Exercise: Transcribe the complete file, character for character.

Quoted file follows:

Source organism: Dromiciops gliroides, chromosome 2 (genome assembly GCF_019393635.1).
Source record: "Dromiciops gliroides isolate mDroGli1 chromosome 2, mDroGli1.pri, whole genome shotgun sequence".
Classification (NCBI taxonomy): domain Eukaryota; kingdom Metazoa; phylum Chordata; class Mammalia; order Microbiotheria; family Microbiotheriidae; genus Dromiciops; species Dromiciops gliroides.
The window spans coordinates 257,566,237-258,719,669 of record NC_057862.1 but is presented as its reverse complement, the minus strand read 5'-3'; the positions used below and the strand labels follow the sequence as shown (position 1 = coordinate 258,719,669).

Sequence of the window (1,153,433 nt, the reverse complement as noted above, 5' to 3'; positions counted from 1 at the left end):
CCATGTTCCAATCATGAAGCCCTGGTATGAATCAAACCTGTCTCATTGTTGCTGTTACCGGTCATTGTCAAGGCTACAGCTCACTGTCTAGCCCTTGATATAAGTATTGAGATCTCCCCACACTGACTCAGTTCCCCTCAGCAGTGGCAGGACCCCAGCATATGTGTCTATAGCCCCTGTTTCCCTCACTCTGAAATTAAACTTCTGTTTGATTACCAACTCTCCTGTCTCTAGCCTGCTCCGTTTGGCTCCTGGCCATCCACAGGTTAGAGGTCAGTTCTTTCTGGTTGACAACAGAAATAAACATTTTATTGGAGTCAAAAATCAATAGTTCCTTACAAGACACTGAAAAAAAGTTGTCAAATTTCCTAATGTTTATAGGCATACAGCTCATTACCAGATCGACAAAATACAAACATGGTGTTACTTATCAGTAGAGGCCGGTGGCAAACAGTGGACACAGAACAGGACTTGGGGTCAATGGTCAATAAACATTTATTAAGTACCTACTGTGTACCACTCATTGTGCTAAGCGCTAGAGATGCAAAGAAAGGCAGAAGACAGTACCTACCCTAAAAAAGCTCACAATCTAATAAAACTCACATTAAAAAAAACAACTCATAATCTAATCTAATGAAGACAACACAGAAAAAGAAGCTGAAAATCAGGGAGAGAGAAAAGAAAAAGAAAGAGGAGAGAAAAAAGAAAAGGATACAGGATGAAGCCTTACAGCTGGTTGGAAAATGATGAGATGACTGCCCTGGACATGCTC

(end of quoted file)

Source organism: Dromiciops gliroides, chromosome 2 (genome assembly GCF_019393635.1).
Source record: "Dromiciops gliroides isolate mDroGli1 chromosome 2, mDroGli1.pri, whole genome shotgun sequence".
Classification (NCBI taxonomy): domain Eukaryota; kingdom Metazoa; phylum Chordata; class Mammalia; order Microbiotheria; family Microbiotheriidae; genus Dromiciops; species Dromiciops gliroides.
The window spans coordinates 257,566,237-258,719,669 of record NC_057862.1 but is presented as its reverse complement, the minus strand read 5'-3'; the positions used below and the strand labels follow the sequence as shown (position 1 = coordinate 258,719,669).

Sequence of the window (1,153,433 nt, the reverse complement as noted above, 5' to 3'; positions counted from 1 at the left end):
CCATGTTCCAATCATGAAGCCCTGGTATGAATCAAACCTGTCTCATTGTTGCTGTTACCGGTCATTGTCAAGGCTACAGCTCACTGTCTAGCCCTTGATATAAGTATTGAGATCTCCCCACACTGACTCAGTTCCCCTCAGCAGTGGCAGGACCCCAGCATATGTGTCTATAGCCCCTGTTTCCCTCACTCTGAAATTAAACTTCTGTTTGATTACCAACTCTCCTGTCTCTAGCCTGCTCCGTTTGGCTCCTGGCCATCCACAGGTTAGAGGTCAGTTCTTTCTGGTTGACAACAGAAATAAACATTTTATTGGAGTCAAAAATCAATAGTTCCTTACAAGACACTGAAAAAAAGTTGTCAAATTTCCTAATGTTTATAGGCATACAGCTCATTACCAGATCGACAAAATACAAACATGGTGTTACTTATCAGTAGAGGCCGGTGGCAAACAGTGGACACAGAACAGGACTTGGGGTCAATGGTCAATAAACATTTATTAAGTACCTACTGTGTACCACTCATTGTGCTAAGCGCTAGAGATGCAAAGAAAGGCAGAAGACAGTACCTACCCTAAAAAAGCTCACAATCTAATAAAACTCACATTAAAAAAAACAACTCATAATCTAATCTAATGAAGACAACACAGAAAAAGAAGCTGAAAATCAGGGAGAGAGAAAAGAAAAAGAAAGAGGAGAGAAAAAAGAAAAGGATACAGGATGAAGCCTTACAGCTGGTTGGAAAATGATGAGATGACTGCCCTGGACATGCTC